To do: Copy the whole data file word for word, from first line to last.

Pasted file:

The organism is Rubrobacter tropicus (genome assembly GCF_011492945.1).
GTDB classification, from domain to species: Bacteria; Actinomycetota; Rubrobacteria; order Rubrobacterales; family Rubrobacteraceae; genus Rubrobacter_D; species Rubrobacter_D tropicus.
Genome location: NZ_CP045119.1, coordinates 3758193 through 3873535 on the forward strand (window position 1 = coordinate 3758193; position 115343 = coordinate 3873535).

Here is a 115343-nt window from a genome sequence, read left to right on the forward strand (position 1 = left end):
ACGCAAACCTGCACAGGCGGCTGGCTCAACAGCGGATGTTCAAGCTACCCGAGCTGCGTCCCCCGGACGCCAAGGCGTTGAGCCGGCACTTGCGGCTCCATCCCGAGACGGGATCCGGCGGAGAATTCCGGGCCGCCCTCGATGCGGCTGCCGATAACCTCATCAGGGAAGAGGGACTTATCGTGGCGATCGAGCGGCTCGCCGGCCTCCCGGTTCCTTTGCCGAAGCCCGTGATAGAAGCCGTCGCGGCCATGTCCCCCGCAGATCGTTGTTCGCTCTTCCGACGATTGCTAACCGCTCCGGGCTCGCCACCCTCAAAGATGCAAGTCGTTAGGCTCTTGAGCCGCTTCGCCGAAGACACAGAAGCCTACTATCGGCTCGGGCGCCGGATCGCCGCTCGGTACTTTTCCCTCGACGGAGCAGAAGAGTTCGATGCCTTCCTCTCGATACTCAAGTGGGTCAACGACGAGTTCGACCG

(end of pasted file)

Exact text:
The organism is Rubrobacter tropicus (genome assembly GCF_011492945.1).
GTDB classification, from domain to species: Bacteria; Actinomycetota; Rubrobacteria; order Rubrobacterales; family Rubrobacteraceae; genus Rubrobacter_D; species Rubrobacter_D tropicus.
Genome location: NZ_CP045119.1, coordinates 3758193 through 3873535 on the forward strand (window position 1 = coordinate 3758193; position 115343 = coordinate 3873535).

Here is a 115343-nt window from a genome sequence, read left to right on the forward strand (position 1 = left end):
ACGCAAACCTGCACAGGCGGCTGGCTCAACAGCGGATGTTCAAGCTACCCGAGCTGCGTCCCCCGGACGCCAAGGCGTTGAGCCGGCACTTGCGGCTCCATCCCGAGACGGGATCCGGCGGAGAATTCCGGGCCGCCCTCGATGCGGCTGCCGATAACCTCATCAGGGAAGAGGGACTTATCGTGGCGATCGAGCGGCTCGCCGGCCTCCCGGTTCCTTTGCCGAAGCCCGTGATAGAAGCCGTCGCGGCCATGTCCCCCGCAGATCGTTGTTCGCTCTTCCGACGATTGCTAACCGCTCCGGGCTCGCCACCCTCAAAGATGCAAGTCGTTAGGCTCTTGAGCCGCTTCGCCGAAGACACAGAAGCCTACTATCGGCTCGGGCGCCGGATCGCCGCTCGGTACTTTTCCCTCGACGGAGCAGAAGAGTTCGATGCCTTCCTCTCGATACTCAAGTGGGTCAACGACGAGTTCGACCG